The Picanha is a bit of a secret cut, known to aficionados and surprisingly, unknown to many butchers. You may know it by its other names such as rump cap, rump cover, and sirloin cap. Whatever you call it, it is delicious. Keep reading to find out how to select, prep and cook your new favourite cut, the Picanha!
What Is The Picanha Cut?
It is a highly prized cut in Brazil, where the name comes from and a nice fat cover is always desirable. A picanha was a pole used for herding cattle in Spain and Portugal and the name was given to the area on the body where the cattle would be prodded to move them along. Immigrant farmers that came to Brazil brought the name with them.
How To Butcher The Picanha
The rump cap is one of the four main muscles in the rump and when it is sliced in the traditional manner, it is sliced along the grain. If you take the cap off the rump, turn it 90 degrees and cut across the grain, you get a much more tender steak.
How To Cook Picanha (Whole)
Be wary, overcooking this cut makes it tough, so medium rare is as far as you should take it to appreciate its finer qualities. It has a great robust beef flavour, the fat is delicious, and adds juiciness to the steak. Cook it with all the fat on, discard the fat afterwards if you like, but leave it on for cooking.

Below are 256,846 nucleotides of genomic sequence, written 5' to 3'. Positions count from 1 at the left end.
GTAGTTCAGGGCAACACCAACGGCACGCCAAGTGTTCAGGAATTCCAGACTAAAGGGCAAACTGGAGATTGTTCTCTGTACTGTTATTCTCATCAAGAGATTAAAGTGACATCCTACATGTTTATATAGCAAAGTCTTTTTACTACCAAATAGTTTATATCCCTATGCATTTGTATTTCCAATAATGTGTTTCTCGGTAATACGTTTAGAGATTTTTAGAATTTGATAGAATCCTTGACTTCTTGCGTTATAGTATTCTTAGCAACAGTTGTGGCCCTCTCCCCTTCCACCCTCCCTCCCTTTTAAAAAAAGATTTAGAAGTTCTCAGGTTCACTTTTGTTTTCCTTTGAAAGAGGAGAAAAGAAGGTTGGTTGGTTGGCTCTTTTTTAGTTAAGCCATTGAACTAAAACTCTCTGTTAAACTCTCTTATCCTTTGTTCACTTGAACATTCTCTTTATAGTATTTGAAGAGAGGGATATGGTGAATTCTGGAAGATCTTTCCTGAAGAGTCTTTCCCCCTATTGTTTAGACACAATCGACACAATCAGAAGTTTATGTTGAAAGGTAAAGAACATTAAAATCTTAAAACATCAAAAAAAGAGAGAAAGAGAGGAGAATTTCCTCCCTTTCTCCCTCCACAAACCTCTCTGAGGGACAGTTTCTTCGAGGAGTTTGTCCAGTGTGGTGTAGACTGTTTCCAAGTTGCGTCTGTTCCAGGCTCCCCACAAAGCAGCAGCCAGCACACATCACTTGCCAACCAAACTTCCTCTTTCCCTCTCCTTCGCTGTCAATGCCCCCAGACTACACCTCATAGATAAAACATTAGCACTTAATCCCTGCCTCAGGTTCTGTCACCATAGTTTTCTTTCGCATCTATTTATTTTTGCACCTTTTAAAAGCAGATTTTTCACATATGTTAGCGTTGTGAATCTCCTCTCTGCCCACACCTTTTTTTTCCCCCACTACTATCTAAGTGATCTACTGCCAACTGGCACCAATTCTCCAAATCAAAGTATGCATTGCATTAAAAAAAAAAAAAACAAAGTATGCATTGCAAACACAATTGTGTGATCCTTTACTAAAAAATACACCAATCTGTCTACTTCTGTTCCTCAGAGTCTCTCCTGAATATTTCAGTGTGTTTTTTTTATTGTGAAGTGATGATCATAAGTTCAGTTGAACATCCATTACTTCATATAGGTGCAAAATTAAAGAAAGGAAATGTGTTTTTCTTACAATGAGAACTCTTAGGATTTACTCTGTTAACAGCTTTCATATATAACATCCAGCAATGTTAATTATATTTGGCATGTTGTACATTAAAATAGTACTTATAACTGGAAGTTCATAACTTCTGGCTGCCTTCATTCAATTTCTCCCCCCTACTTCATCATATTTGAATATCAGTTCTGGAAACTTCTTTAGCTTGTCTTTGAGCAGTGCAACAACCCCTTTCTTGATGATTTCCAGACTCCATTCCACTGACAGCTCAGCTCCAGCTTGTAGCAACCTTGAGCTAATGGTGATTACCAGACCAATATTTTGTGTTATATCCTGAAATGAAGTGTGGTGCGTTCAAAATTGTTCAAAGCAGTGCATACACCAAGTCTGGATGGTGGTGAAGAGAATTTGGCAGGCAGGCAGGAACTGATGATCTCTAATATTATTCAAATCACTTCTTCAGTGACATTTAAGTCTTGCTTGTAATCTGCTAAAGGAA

You can cook the whole picanha on the grill and slice it into steaks afterwards and this allows you to have it fairly rare. You can tie it up and roast it whole. Either way, it is delicious. Whichever method you choose to cook with, take off the silverskin from the meat side. This is fairly tough and when the heat makes it tighten up, changing the shape of the cut. Roasting a Picanha is simplicity itself. Preheat the oven to 180C (400F) and while the oven is heating up put a cast iron frying pan on the hob at high heat. Score the fat cap in a diamond pattern but don’t cut into the meat!
Put the Picanha, fat side down into the hot pan, you don’t need any oil, it has all the fat it needs, and sear it all over for about 7 minutes.
When the oven reaches the required temperature, place the Picanha on the cast iron pan in the oven and cook for 45 minutes until the internal temperature reaches 50C 120F for rare.
- Blue (bleu) 80 to 100 degrees F, 26 to 38 degrees C
- Rare 120 to 125 degrees F, 49 to 51 degrees C
- Medium Rare 130 to 135 degrees F, 55 to 57 degrees C
- Medium 140 to 145 degrees F, 60 to 63 degrees C
- Medium Well 150 to 155 degrees F, 65 to 69 degrees C
- Well Done 160 degrees F and above, 71 degrees C
As you can see the Picanha is a very versatile cut that has many applications from preparing as a whole roast, cutting into steaks or mincing to use in burgers, the uses for this relatively inexpensive cut are endless!
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